SCBWI Conferences: Socialize! (Especially you, introverts! I believe in you!)

 

It’s such an odd thing to think that an introvert will tell you how important it is to socialize at conferences, but I would argue that it’s one of the most important things about attending a conference. Taking a deep breath and allowing yourself to meet someone new opens the door to potentially wonderful friendships.  

While you’re sitting at home in front of your computer, it’s easy to say “YES. I am going to TALK to people!” but then suddenly you’re standing in the middle of a room while people are networking and talking. You are an awkward island and you don’t know how to move (what do I do with my arms?), make eye contact (am I staring? Don’t look at anyone! AH! I JUST LOOKED AT THAT PERSON AND THEY LOOKED AT ME!) , and the panic is rising up your body until you flee to your hotel room and eat a sleeve of cookies.  

It may not be cookies. That might just be me 😉 

First, take a deep breath. I know I said this before, but taking a deep breath will let your body know that you’re not being chased by tigers or zombies, OR ZOMBIE TIGERS. That will signal to your body that it can calm down a little bit. Keep breathing. Let yourself feel your feet on the floor and repeat this in your head: 

“Everyone gets nervous. I’m worth meeting. I can do this. I got this.” 

Some great places to introduce yourself: 

  • By the water jugs. Everyone gets thirsty. People actually talk about getting thirsty.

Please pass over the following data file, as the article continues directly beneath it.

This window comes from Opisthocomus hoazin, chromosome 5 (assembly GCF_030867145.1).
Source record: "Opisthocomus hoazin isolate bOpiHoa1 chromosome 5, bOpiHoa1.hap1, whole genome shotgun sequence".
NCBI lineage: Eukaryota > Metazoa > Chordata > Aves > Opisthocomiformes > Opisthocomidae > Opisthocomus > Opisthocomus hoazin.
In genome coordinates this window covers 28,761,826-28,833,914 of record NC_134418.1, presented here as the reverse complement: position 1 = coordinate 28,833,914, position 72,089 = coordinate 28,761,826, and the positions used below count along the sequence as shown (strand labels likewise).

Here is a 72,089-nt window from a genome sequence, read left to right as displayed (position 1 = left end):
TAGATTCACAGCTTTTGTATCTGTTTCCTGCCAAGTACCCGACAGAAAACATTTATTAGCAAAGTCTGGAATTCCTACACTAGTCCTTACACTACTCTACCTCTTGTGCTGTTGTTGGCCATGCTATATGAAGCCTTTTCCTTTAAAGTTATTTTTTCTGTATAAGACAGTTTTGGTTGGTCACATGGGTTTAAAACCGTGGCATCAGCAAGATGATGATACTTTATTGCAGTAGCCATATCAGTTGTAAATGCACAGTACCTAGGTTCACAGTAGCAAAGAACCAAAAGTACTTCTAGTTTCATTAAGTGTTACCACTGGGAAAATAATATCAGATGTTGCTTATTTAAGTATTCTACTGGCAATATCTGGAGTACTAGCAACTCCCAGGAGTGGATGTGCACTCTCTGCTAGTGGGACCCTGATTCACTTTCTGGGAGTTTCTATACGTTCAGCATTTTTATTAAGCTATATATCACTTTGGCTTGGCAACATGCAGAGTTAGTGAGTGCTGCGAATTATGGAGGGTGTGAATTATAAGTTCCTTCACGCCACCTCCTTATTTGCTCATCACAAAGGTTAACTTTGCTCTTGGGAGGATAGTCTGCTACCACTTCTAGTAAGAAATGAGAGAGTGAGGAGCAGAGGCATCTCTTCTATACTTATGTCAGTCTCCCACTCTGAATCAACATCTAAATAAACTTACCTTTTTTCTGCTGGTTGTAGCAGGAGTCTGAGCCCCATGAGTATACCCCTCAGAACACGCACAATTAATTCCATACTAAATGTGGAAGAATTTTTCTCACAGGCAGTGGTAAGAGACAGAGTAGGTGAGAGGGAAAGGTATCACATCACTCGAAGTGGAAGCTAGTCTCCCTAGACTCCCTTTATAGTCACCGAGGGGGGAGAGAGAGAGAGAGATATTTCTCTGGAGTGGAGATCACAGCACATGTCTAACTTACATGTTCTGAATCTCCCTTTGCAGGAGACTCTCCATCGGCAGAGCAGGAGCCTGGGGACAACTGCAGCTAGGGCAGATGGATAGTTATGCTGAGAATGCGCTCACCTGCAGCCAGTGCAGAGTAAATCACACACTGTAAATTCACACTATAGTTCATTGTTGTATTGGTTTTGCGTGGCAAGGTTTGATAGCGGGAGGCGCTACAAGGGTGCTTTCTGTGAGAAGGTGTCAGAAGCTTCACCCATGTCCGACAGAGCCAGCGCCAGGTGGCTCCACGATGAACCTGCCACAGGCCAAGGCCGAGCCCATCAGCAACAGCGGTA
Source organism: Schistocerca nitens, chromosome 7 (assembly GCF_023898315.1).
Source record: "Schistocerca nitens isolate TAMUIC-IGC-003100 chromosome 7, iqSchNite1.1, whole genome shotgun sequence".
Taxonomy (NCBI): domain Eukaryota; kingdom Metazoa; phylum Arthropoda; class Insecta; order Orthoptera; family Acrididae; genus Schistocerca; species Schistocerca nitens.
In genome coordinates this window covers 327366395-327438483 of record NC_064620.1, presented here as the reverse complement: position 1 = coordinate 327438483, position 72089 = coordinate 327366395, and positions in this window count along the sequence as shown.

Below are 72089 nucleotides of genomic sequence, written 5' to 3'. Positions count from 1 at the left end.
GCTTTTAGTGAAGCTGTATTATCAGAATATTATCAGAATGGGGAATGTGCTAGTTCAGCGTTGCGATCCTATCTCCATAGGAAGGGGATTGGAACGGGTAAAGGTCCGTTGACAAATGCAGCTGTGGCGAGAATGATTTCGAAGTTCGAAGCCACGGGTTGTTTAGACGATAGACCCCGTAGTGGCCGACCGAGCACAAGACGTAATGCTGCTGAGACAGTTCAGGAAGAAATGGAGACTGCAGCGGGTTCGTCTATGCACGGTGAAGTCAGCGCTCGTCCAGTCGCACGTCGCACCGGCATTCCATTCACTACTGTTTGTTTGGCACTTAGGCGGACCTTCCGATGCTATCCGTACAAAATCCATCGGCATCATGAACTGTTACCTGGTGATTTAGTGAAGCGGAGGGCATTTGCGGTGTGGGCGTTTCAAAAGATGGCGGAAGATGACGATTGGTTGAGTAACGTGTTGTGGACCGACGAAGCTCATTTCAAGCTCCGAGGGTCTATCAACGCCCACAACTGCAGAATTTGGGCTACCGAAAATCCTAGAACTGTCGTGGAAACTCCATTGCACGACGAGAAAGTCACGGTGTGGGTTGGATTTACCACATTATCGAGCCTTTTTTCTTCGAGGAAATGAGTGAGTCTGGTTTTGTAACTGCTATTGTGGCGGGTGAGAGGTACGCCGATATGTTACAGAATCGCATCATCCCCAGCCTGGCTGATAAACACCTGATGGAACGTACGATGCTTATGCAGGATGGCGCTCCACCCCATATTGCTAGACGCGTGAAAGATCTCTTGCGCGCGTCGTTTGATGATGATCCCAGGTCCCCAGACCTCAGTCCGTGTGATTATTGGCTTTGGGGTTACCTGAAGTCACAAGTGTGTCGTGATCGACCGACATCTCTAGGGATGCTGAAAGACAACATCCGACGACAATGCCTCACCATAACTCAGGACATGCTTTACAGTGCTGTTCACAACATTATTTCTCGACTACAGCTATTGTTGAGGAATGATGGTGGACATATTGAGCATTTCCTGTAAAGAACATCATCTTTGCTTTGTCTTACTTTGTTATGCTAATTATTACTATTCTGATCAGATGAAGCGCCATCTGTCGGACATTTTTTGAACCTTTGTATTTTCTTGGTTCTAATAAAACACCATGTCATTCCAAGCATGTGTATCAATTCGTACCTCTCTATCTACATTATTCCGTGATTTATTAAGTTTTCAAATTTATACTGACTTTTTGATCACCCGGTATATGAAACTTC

• In line for food. “What’s that? Mashed potatoes? Oooh I want to eat that!” 
  • Sitting next to someone at a session or before a keynote. (I know, you can do it! Be brave!) 
  • Looking at portfolios during the show case. “Whoa, this is beautiful work! Look at this image!”  

 

If you get really stuck, you can always fall back on these subjects:

  • Music (“What kind of music do you like to listen to?”)
  • What someone is reading, at this conference, it’s safe to assume everyone has a book they really enjoy
  •  What part of the conference they are most looking forward to, or if it’s later in the weekend, what part they really enjoyed.
  • Where they are from. I love hearing about people’s hometowns and what it’s like there. But if someone looks different from you, dont’ ask “Ohio? No, where are you REALLY from?” (I’m looking at you fellow white people. Don’t be that person)

 

If you don’t have plans for lunch, be bold, find a friendly group of people and ask “May I join you?” Most people will say yes. Don’t monopolize the conversation but also be proud of who you are and don’t cower within yourself when someone asks about you.  

And if someone invites you to have dinner or drinks with a group, go for it. Yes, it’s going to be exhausting if you are an introvert , but it will also be FUN! You’ll make friends, and pretty soon, you’ll find yourself a part of a group of people who are just amazing, and you’ll be making plans to come back to the next conference so you can hang out with them again.

 

And because, what is a post without pictures? here are some cat studies I did last week.

  Surfing the Webs

 

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